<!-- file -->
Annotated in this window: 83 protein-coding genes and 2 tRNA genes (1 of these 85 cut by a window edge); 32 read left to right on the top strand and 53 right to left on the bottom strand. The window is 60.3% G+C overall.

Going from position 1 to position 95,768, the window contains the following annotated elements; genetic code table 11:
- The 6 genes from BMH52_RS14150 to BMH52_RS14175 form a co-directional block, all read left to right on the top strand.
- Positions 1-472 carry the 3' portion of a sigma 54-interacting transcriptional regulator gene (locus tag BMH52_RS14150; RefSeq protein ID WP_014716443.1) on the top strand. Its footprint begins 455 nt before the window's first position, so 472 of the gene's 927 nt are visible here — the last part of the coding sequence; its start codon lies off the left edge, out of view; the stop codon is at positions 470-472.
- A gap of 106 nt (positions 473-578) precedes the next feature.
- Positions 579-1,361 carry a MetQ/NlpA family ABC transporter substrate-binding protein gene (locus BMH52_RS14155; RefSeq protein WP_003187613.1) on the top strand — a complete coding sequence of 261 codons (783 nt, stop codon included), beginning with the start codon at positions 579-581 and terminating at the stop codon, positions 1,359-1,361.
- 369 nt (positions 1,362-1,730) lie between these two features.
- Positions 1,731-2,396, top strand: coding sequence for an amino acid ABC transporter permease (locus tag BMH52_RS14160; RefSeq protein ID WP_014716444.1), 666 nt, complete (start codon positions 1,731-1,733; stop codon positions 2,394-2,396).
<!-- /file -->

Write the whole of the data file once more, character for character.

Annotated in this window: 83 protein-coding genes and 2 tRNA genes (1 of these 85 cut by a window edge); 32 read left to right on the top strand and 53 right to left on the bottom strand. The window is 60.3% G+C overall.

Going from position 1 to position 95,768, the window contains the following annotated elements; genetic code table 11:
- The 6 genes from BMH52_RS14150 to BMH52_RS14175 form a co-directional block, all read left to right on the top strand.
- Positions 1-472 carry the 3' portion of a sigma 54-interacting transcriptional regulator gene (locus tag BMH52_RS14150; RefSeq protein ID WP_014716443.1) on the top strand. Its footprint begins 455 nt before the window's first position, so 472 of the gene's 927 nt are visible here — the last part of the coding sequence; its start codon lies off the left edge, out of view; the stop codon is at positions 470-472.
- A gap of 106 nt (positions 473-578) precedes the next feature.
- Positions 579-1,361 carry a MetQ/NlpA family ABC transporter substrate-binding protein gene (locus BMH52_RS14155; RefSeq protein WP_003187613.1) on the top strand — a complete coding sequence of 261 codons (783 nt, stop codon included), beginning with the start codon at positions 579-581 and terminating at the stop codon, positions 1,359-1,361.
- 369 nt (positions 1,362-1,730) lie between these two features.
- Positions 1,731-2,396, top strand: coding sequence for an amino acid ABC transporter permease (locus tag BMH52_RS14160; RefSeq protein ID WP_014716444.1), 666 nt, complete (start codon positions 1,731-1,733; stop codon positions 2,394-2,396).